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Innovative Health Care Magazine

85 ALL THAT POTENTIAL MEMBERS NEED IS A POSITIVE ATTITUDE AND A WILLINGNESS TO HAVE FUN. NO PRIOR SINGING ABILITY IS REQUIRED InnovativeHealthMag.com This unique idea of entertaining and inspiring audiences great and small, while serving as therapy to its participants, was conceptualized by Len while working as a psychotherapist in a rehabilitation facility for people recovering from traumatic brain injuries. A patient named Lewis entered the program, having spent the previous 18 years in a state hospital.  “He was distinctive because we knew he could talk, but he wouldn’t,” said Len. “Then one day, someone told me they had heard him singing!  When I saw him next, I said ‘I know you don’t like to talk but, can you sing?’ Well, Louis then belted out a beautiful rendition of Amazing Grace!  I’m not sure why, but my response was, ‘We have a choir now and you are it!’  He and I met in my office and communicated by singing simple songs back and forth. After a while, he eventually began talking. “From one voice came many,” Len continued. “In the meantime, other patients heard our singing, asked me about the choir, and joined.  Soon the choir grew in numbers and we gave our first public performance. It took place at a talent show held by the Brain Injury Association of Michigan at their annual conference. We sang five simple songs and wore borrowed choir robes from a local church.  We didn’t produce a musical masterpiece, but we were a hit with the crowd and were invited back on the spot to perform the following year.” Since its inception in 18 years ago, Therapy Choirs of Michigan has grown to a total of approximately 75 members in three choirs in Farmington Hills, Auburn Hills, and Livingston County. They have performed 250 free shows with audiences including the Brain Injury Association of Michigan, the Archdiocese of Detroit Blessed Sacrament Cathedral, Detroit Rescue Mission, Detroit Tigers, and former President Jimmy Carter with an audience of 2,000 at Habitat for Humanity. TCM performs at schools, rehabilitation centers, hospitals, and rescue missions. The Choir has produced five CDs and appeared on five PBS TV specials and numerous radio shows. TCM also has inspired many able-bodied volunteers to join them. Some of these “Volunteer Voices” turn pages on the sheet music and help with the choir robes, and those with musical talent accompany the choirs with instruments or their voices. Sherry said, “Our goal at TCM is to create an exceptional group of vocalists, not necessarily in sound but in spirit.  We aim to provide a therapeutic experience to all who are involved with us, singers and volunteers alike. “All that potential members need is a positive attitude and a willingness to have fun. No prior singing ability is required.  Through our ‘choir therapy,’ we aim to inspire ‘differently abled’ people to enjoy all aspects of their life and to build their hope for the future.” In addition, TCM performances raise public awareness and educate the general population about the people who sing in its choirs. There is a place for everyone with TCM. As a Swedish proverb states, “Those who wish to sing always find a song.” TCM is always accepting new choir members and welcoming additional “volunteer voices,” but its major need is financial donations. Because many potential sources of funding categorize TCM as recreation and not therapy, medical-related grant applications are usually denied. No contribution from inspired IHM readers is too small. For more information: www.therapychoirs.org 248-476-9329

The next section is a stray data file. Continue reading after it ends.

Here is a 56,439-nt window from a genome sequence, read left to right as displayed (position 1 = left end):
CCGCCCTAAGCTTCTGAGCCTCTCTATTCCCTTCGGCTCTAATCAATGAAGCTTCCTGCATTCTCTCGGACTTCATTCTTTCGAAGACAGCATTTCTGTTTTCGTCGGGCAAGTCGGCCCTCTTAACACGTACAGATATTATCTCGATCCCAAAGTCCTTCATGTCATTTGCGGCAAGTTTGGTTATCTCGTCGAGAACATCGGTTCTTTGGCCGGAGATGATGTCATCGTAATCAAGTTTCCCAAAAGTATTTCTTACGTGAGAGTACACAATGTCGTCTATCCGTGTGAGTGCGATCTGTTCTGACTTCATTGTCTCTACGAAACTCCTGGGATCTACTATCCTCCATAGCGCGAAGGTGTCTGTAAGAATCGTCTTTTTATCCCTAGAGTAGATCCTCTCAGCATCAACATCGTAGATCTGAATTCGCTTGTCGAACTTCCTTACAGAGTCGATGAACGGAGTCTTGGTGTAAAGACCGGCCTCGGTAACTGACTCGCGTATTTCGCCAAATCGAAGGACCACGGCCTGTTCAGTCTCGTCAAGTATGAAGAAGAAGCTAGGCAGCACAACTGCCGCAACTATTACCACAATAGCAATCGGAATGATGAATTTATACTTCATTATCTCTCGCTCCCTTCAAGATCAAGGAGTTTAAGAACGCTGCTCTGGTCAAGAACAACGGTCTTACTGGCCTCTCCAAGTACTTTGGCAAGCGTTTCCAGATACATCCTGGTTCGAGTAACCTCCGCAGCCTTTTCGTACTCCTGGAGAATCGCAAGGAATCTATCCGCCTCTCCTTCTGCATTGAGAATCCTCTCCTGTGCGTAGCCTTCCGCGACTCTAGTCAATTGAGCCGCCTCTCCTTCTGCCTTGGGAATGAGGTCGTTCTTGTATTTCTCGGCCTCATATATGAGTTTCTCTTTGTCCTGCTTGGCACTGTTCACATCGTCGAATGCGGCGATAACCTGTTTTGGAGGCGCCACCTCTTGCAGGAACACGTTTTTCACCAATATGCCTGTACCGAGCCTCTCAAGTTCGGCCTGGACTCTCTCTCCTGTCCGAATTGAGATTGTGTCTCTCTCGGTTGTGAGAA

Innovative Health Care Magazine
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